Full Text Available A spatiotemporal study of neutral gas temperature during the first 100 s of operation for a radio-frequency electrothermal plasma micro-thruster operating on nitrogen at 60 W and 1.5 Torr is performed to identify the heating mechanisms involved. Neutral gas temperature is estimated from rovibrational band fitting of the nitrogen second positive system. A set of baffles are used to restrict the optical image and separate the heating mechanisms occurring in the central bulk discharge region and near the thruster walls.For each spatial region there are three distinct gas heating mechanisms being fast heating from ion-neutral collisions with timescales of tens of milliseconds, intermediate heating with timescales of 10 s from ion bombardment on the inner thruster tube surface creating wall heating, and slow heating with timescales of 100 s from gradual warming of the entire thruster housing. The results are discussed in relation to optimising the thermal properties of future thruster designs.

  9. Influence of driving frequency on oxygen atom density in O2 radio frequency capacitively coupled plasma

    International Nuclear Information System (INIS)

    Kitajima, Takeshi; Noro, Kouichi; Nakano, Toshiki; Makabe, Toshiaki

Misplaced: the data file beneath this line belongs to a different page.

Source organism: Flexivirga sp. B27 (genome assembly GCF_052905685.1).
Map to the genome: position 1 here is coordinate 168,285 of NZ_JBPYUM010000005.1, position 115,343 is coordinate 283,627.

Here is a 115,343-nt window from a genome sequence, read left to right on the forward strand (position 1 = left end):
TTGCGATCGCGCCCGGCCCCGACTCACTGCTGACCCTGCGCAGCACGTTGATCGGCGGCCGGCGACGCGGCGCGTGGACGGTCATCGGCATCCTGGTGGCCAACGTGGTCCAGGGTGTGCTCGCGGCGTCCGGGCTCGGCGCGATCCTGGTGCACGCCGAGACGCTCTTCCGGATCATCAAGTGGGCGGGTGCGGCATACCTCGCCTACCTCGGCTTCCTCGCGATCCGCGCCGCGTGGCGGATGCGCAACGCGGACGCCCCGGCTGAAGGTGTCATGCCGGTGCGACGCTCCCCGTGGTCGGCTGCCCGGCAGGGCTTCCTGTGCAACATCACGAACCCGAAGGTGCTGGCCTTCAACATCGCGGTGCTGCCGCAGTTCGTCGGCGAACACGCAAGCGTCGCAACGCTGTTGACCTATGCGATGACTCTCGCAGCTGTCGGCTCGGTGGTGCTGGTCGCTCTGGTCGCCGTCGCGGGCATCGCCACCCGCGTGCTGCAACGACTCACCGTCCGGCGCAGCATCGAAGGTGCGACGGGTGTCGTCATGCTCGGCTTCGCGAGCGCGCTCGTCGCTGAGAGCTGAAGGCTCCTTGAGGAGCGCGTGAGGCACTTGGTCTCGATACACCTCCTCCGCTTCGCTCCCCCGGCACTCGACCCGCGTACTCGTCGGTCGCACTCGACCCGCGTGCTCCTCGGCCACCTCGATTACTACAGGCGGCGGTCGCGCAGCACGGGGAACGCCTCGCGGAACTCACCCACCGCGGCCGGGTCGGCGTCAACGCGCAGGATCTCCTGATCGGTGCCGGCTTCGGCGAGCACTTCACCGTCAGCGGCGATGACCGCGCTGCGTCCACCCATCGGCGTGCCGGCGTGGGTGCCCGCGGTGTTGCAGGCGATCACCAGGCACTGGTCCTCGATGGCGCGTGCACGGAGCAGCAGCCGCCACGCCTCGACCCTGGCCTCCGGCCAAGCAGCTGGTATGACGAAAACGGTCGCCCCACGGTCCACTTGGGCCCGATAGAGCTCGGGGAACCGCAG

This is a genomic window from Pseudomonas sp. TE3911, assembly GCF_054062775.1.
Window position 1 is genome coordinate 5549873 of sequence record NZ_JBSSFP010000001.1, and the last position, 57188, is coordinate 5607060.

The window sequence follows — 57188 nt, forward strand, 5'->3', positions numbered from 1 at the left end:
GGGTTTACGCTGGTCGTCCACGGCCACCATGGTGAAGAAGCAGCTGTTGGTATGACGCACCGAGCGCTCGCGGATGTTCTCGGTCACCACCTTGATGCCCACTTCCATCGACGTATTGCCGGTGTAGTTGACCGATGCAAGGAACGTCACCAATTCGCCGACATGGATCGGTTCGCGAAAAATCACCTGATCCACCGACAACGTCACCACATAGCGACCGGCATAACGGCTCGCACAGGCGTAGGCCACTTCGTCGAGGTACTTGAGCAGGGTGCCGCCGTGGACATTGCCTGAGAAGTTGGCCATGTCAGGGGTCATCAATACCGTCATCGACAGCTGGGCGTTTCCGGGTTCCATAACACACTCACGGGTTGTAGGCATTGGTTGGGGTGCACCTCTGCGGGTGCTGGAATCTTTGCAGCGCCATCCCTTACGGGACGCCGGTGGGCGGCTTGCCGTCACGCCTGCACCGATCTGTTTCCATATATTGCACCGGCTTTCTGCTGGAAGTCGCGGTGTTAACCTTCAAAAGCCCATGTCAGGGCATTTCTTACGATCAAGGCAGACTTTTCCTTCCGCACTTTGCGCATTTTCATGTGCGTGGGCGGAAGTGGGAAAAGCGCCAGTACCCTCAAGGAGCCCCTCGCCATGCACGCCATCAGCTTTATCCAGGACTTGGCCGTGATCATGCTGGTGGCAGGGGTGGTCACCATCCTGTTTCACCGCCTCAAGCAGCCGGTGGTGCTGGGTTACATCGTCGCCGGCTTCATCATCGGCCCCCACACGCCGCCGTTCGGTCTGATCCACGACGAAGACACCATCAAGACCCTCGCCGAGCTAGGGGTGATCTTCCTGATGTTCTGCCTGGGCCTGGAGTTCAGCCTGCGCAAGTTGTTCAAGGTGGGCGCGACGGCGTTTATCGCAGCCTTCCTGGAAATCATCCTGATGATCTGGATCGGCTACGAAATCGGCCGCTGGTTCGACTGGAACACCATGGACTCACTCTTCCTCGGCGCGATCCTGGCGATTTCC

2004-01-01

    The influence of the driving frequency on the absolute oxygen atom density in an O 2 radio frequency (RF) capacitively coupled plasma (CCP) was investigated using vacuum ultraviolet absorption spectroscopy with pulse modulation of the main plasma. A low-power operation of a compact inductively coupled plasma light source was enabled to avoid the significant measurement errors caused by self-absorption in the light source. The pulse modulation of the main plasma enabled accurate absorption measurement for high plasma density conditions by eliminating background signals due to light emission from the main plasma. As for the effects of the driving frequency, the effect of VHF (100 MHz) drive on oxygen atom production was small because of the modest increase in plasma density of electronegative O 2 in contrast to the significant increase in electron density previously observed for electropositive Ar. The recombination coefficient of oxygen atoms on the electrode surface was obtained from a decay rate in the afterglow by comparison with a diffusion model, and it showed agreement with previously reported values for several electrode materials

  10. Radio frequency identification: the big role player in health care management.

    Science.gov (United States)

    Mehrjerdi, Yahia Zare

    2011-01-01